As these definitions suggest, management and leadership have overlapping concerns and goals. “They both involve deciding what needs to be done, creating networks of people and relationships that can accomplish an agenda, and then trying to ensure that those people actually get the job done,” writes Kotter. It would be a mistake to think of management as “only the implementation part of leadership,” he writes, because leadership also requires an implementation process, such as “aligning people to new directions and then inspiring them to make it happen.” Similarly, management includes processes typically thought of as aspects of leadership, including setting direction. 

But the two processes differ in clear ways, Kotter notes. For example, in management, planning and budgeting tend to range from a few months to a few years and are focused on details. By contrast, leadership has a longer time horizon and a big-picture perspective. 

The difference between leadership and management can lead to conflict, according to Kotter: “Strong leadership, for example, can disrupt an orderly planning system and undermine the management hierarchy, while strong management can discourage the risk-taking and enthusiasm needed for leadership.”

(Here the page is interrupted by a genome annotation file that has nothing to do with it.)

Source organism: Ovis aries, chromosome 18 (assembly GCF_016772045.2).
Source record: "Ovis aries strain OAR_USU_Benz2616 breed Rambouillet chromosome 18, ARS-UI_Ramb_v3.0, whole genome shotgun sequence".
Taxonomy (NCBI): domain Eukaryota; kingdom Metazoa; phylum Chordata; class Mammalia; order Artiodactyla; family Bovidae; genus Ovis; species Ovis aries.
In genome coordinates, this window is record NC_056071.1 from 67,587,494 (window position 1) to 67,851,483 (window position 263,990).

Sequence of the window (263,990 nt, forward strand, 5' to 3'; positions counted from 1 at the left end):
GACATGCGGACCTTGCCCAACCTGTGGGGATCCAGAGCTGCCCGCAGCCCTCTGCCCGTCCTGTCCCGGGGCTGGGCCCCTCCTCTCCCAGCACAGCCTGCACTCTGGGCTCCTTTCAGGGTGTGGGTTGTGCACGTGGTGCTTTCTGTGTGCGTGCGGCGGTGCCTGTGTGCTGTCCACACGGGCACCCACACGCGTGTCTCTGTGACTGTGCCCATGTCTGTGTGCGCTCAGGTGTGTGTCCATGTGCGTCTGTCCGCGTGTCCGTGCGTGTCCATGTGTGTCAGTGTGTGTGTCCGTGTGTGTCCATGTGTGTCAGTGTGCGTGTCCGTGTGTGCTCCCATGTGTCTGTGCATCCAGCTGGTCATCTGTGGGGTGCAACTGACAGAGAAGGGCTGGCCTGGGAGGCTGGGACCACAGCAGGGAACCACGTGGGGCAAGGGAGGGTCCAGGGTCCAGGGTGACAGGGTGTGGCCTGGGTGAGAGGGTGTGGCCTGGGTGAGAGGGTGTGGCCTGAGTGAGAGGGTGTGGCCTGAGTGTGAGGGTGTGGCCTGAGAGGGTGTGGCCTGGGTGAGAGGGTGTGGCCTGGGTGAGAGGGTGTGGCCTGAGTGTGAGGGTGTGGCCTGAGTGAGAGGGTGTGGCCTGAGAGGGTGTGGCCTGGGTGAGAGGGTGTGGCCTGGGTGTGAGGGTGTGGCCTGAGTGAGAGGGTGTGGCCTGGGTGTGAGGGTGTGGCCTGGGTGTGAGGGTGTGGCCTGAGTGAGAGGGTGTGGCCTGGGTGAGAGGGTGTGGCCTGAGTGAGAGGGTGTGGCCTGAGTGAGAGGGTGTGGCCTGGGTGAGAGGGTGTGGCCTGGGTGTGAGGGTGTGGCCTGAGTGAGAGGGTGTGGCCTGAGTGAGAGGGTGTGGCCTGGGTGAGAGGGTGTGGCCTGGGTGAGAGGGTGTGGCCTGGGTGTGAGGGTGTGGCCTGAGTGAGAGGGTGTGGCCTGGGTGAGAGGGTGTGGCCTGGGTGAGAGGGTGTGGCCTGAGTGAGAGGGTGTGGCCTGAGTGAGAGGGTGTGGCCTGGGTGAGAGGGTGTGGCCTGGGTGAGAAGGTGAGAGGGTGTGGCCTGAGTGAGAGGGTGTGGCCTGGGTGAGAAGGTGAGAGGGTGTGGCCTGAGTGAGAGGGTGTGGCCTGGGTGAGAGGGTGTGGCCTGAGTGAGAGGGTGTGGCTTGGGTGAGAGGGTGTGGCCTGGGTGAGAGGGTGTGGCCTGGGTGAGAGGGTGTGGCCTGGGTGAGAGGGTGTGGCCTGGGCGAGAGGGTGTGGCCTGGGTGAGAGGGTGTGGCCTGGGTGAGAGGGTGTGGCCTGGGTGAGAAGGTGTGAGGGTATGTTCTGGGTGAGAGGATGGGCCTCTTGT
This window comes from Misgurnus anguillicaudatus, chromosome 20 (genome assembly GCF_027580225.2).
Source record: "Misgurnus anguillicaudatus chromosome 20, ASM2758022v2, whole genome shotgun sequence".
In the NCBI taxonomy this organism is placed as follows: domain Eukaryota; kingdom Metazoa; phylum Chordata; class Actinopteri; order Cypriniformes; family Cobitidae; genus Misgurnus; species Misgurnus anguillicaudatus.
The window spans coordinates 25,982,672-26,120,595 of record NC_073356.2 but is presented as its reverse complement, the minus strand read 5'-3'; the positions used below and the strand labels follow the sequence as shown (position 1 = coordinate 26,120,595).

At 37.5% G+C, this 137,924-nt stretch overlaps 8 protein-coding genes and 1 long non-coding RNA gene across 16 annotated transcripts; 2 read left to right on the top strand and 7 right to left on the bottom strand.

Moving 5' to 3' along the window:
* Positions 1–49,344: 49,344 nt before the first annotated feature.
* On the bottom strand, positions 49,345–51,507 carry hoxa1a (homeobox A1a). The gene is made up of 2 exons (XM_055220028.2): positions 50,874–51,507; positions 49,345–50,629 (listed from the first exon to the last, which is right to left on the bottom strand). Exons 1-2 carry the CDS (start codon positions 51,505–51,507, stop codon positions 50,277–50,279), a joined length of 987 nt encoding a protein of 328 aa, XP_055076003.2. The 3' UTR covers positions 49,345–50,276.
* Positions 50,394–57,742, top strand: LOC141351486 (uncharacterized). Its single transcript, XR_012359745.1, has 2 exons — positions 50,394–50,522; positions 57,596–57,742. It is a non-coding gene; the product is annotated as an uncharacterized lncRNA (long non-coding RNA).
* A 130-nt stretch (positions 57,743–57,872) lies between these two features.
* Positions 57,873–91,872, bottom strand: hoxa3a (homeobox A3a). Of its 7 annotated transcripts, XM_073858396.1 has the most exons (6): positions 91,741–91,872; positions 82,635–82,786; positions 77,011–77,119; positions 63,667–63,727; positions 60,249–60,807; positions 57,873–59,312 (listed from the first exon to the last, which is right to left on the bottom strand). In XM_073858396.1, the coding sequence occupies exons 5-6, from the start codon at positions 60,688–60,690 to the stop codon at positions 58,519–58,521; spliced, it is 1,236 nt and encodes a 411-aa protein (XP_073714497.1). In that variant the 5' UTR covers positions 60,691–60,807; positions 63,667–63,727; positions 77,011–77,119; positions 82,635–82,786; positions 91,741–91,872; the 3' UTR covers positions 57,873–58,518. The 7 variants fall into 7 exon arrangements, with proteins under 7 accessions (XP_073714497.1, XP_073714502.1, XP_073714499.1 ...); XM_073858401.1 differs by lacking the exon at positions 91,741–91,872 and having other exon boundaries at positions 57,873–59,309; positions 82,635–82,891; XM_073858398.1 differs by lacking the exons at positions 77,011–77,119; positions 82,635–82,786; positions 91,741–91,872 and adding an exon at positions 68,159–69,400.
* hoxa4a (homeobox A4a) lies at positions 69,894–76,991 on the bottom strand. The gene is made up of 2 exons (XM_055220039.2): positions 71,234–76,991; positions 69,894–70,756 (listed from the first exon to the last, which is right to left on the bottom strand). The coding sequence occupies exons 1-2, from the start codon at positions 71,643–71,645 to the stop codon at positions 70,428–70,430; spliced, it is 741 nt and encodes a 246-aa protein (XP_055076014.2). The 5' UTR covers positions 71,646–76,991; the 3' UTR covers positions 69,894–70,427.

Yet, for organizations to prosper, Kotter emphasizes, both leadership and management are needed. Even as they aim to meet daily, monthly, and annual targets, managers and leaders must set a direction for the future and motivate others to create change. Organizations that have weak management and strong leadership “can become messianic and cultlike, producing change for change’s sake.” Those with strong management but weak leadership—a common pitfall for older organizations—“can turn bureaucratic and stifling,” lacking innovation and becoming risk averse, according to Kotter. 

Leading vs. Managing: Applying Your Skills

Managers must often lead, and leaders must often manage. How can you balance the two roles of leading vs. managing

Managerial skills are relevant when you need to boost productivity, solve process or project problems, train new employees, meet a deadline, or delegate tasks, writes Cara Hutto for InHerSight. Meanwhile, leadership skills often are needed during a crisis, when setting organizational values, during creative discussions and meetings, and when going through a merger or acquisition. 

However, both managerial and leadership skills are called for in most organizational contexts. When organizations were confronted with the Covid-19 pandemic in early 2020, for instance, those in charge needed to draw on their managerial skills to establish social-distancing protocols, set up standards for remote work, and cope with short-term logistical challenges. At the same time, leadership skills were required to keep employees motivated and connected, rethink existing practices, and set a vision for the post-pandemic era. 

What other distinctions would you make between leading vs. managing?